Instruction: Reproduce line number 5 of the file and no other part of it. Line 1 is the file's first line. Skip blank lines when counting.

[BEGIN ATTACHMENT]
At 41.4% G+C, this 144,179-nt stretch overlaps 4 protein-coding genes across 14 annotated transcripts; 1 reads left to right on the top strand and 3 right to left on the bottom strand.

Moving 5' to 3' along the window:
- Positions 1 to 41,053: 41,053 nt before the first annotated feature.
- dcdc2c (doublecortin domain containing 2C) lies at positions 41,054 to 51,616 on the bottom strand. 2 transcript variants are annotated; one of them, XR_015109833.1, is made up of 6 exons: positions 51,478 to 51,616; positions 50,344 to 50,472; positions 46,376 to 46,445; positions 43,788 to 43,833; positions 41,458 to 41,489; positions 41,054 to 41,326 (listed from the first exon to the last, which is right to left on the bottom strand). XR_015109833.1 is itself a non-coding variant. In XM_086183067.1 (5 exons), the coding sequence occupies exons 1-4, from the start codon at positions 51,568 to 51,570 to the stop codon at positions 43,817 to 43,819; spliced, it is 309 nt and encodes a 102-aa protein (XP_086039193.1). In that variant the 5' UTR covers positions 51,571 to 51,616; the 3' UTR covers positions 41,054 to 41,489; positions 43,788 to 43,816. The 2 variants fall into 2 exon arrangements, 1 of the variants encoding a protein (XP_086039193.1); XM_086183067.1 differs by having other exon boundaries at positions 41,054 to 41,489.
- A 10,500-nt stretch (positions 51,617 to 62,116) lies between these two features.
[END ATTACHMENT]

- A 10,500-nt stretch (positions 51,617 to 62,116) lies between these two features.